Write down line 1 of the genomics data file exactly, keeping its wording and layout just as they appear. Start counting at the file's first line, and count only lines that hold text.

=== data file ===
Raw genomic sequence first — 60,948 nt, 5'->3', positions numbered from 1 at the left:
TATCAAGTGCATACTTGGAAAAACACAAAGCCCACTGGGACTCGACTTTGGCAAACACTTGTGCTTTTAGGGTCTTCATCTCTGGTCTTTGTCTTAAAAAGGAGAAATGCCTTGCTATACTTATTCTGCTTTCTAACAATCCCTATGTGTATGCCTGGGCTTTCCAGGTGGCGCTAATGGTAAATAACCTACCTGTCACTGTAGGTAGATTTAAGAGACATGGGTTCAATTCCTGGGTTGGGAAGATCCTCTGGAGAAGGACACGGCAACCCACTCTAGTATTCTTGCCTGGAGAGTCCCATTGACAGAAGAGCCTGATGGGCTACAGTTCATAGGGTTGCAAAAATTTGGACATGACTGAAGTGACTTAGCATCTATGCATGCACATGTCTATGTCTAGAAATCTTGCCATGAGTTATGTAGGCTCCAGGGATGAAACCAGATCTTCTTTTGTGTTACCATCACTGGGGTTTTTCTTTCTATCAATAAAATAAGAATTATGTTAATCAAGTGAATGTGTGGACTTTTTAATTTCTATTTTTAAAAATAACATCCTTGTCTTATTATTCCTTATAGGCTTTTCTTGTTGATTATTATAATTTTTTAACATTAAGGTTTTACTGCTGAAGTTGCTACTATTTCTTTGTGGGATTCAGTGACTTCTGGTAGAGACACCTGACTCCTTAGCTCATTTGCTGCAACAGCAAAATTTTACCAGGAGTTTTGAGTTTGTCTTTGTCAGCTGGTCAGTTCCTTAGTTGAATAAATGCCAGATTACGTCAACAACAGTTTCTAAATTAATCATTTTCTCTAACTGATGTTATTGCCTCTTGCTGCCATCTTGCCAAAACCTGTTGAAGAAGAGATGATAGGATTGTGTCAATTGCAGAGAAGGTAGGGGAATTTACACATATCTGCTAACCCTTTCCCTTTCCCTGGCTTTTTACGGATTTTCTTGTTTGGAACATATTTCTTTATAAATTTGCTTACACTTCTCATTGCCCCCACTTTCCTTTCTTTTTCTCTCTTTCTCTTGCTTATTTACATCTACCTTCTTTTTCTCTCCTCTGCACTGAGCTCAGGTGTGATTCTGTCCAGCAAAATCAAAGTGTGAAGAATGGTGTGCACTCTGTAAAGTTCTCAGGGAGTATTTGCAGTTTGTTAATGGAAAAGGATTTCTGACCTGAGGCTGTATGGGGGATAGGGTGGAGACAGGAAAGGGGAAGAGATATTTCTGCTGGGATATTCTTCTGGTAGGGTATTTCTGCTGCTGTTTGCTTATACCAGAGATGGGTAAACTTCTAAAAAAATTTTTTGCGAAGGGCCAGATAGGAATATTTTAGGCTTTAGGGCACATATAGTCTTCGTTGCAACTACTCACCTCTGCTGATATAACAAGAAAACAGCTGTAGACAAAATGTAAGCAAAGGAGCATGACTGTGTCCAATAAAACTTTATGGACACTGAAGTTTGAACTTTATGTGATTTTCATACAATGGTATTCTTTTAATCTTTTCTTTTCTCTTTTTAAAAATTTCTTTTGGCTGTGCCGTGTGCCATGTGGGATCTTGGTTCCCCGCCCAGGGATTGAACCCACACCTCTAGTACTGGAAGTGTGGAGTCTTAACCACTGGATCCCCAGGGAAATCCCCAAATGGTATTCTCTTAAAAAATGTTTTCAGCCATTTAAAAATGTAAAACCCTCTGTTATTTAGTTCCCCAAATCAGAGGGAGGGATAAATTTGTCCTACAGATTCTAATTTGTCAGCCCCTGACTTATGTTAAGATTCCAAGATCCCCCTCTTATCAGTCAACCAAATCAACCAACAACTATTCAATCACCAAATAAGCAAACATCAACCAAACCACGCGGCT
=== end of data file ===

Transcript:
Raw genomic sequence first — 60,948 nt, 5'->3', positions numbered from 1 at the left: